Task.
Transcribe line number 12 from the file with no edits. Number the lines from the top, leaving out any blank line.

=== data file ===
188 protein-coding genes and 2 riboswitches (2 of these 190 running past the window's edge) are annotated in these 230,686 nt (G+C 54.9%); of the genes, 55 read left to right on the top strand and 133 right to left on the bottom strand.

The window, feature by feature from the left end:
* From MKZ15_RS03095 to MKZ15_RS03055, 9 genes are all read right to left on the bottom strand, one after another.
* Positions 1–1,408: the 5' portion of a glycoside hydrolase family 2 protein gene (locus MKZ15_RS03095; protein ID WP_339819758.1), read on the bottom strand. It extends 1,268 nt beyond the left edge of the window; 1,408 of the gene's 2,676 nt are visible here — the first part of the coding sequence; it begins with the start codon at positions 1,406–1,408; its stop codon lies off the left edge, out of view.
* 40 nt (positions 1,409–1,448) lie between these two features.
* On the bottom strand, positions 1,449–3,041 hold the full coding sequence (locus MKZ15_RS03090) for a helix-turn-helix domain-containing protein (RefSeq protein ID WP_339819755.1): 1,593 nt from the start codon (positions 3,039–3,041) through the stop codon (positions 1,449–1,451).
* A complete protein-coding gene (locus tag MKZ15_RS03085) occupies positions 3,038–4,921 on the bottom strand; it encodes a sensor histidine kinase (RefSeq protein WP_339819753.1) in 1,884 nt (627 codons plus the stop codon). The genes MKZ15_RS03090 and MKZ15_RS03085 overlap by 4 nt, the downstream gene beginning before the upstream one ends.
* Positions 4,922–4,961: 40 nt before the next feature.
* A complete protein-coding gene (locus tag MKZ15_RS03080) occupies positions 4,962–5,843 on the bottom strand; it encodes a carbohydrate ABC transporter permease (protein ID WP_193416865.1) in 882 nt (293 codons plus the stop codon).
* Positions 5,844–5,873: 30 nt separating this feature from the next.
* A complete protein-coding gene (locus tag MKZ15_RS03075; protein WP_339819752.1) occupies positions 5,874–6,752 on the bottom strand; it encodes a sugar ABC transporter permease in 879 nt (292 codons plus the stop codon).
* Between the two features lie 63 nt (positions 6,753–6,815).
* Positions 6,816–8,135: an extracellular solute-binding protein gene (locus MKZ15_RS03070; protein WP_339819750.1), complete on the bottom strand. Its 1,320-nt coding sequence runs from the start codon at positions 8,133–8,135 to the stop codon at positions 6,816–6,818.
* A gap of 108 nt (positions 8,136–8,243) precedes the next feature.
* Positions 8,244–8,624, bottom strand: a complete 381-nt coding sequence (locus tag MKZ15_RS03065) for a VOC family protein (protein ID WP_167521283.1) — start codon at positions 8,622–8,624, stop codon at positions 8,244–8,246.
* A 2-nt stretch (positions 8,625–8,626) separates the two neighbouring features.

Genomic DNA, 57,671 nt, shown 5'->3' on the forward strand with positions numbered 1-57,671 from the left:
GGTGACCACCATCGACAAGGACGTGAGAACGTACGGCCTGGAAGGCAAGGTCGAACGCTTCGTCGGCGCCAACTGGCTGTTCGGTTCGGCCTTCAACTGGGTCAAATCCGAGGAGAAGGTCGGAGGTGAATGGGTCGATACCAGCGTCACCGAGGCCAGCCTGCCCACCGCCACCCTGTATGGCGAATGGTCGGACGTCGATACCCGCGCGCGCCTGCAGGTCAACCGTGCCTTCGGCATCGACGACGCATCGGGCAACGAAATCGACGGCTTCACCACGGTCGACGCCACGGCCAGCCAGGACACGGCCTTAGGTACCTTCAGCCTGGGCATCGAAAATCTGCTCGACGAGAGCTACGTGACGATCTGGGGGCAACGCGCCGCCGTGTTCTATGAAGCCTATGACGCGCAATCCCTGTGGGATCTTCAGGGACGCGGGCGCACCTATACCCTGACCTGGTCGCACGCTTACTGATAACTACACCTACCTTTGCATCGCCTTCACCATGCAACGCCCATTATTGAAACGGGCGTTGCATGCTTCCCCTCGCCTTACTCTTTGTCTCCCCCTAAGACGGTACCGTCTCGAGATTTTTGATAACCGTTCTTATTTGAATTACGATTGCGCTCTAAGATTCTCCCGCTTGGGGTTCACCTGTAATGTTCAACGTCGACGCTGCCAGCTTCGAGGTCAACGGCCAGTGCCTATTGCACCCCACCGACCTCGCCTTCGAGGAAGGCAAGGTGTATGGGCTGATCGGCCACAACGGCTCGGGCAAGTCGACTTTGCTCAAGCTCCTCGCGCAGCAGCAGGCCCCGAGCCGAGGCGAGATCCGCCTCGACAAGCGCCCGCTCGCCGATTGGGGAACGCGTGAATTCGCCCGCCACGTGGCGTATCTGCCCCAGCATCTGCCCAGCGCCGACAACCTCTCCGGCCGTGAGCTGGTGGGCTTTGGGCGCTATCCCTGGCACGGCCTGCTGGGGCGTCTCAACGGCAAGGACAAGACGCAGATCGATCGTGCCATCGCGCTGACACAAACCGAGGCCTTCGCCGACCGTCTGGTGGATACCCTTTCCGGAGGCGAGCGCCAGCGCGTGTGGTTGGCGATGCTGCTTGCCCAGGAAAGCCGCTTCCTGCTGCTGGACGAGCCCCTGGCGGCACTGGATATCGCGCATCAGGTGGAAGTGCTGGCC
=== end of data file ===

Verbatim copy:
* Between the two features lie 63 nt (positions 6,753–6,815).